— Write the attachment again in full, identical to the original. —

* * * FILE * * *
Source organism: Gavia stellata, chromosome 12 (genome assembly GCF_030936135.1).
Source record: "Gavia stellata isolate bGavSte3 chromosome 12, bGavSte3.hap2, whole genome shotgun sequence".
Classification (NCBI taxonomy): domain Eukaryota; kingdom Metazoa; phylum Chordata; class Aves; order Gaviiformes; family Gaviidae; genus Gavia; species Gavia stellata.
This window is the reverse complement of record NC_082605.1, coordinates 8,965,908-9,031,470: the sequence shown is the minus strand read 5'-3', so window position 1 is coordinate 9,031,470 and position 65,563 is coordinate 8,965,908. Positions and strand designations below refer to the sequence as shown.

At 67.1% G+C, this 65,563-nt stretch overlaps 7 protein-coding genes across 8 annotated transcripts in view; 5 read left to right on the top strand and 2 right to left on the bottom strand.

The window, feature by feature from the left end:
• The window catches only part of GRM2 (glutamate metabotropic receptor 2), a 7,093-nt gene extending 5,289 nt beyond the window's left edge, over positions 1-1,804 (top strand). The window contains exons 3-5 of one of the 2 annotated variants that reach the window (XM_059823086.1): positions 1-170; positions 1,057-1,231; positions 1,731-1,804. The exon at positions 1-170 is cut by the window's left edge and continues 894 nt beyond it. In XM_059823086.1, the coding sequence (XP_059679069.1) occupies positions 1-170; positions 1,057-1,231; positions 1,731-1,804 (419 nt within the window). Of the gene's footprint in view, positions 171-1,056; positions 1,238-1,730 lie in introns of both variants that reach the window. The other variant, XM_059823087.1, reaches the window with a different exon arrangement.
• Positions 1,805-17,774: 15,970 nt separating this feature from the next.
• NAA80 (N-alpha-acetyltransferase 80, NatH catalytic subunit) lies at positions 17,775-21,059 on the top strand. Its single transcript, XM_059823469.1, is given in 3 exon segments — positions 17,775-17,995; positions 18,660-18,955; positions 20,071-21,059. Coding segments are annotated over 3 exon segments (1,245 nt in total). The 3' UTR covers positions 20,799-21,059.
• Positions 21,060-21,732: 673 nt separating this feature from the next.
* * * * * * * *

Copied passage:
Source organism: Gavia stellata, chromosome 12 (genome assembly GCF_030936135.1).
Source record: "Gavia stellata isolate bGavSte3 chromosome 12, bGavSte3.hap2, whole genome shotgun sequence".
Classification (NCBI taxonomy): domain Eukaryota; kingdom Metazoa; phylum Chordata; class Aves; order Gaviiformes; family Gaviidae; genus Gavia; species Gavia stellata.
This window is the reverse complement of record NC_082605.1, coordinates 8,965,908-9,031,470: the sequence shown is the minus strand read 5'-3', so window position 1 is coordinate 9,031,470 and position 65,563 is coordinate 8,965,908. Positions and strand designations below refer to the sequence as shown.

At 67.1% G+C, this 65,563-nt stretch overlaps 7 protein-coding genes across 8 annotated transcripts in view; 5 read left to right on the top strand and 2 right to left on the bottom strand.

The window, feature by feature from the left end:
• The window catches only part of GRM2 (glutamate metabotropic receptor 2), a 7,093-nt gene extending 5,289 nt beyond the window's left edge, over positions 1-1,804 (top strand). The window contains exons 3-5 of one of the 2 annotated variants that reach the window (XM_059823086.1): positions 1-170; positions 1,057-1,231; positions 1,731-1,804. The exon at positions 1-170 is cut by the window's left edge and continues 894 nt beyond it. In XM_059823086.1, the coding sequence (XP_059679069.1) occupies positions 1-170; positions 1,057-1,231; positions 1,731-1,804 (419 nt within the window). Of the gene's footprint in view, positions 171-1,056; positions 1,238-1,730 lie in introns of both variants that reach the window. The other variant, XM_059823087.1, reaches the window with a different exon arrangement.
• Positions 1,805-17,774: 15,970 nt separating this feature from the next.
• NAA80 (N-alpha-acetyltransferase 80, NatH catalytic subunit) lies at positions 17,775-21,059 on the top strand. Its single transcript, XM_059823469.1, is given in 3 exon segments — positions 17,775-17,995; positions 18,660-18,955; positions 20,071-21,059. Coding segments are annotated over 3 exon segments (1,245 nt in total). The 3' UTR covers positions 20,799-21,059.
• Positions 21,060-21,732: 673 nt separating this feature from the next.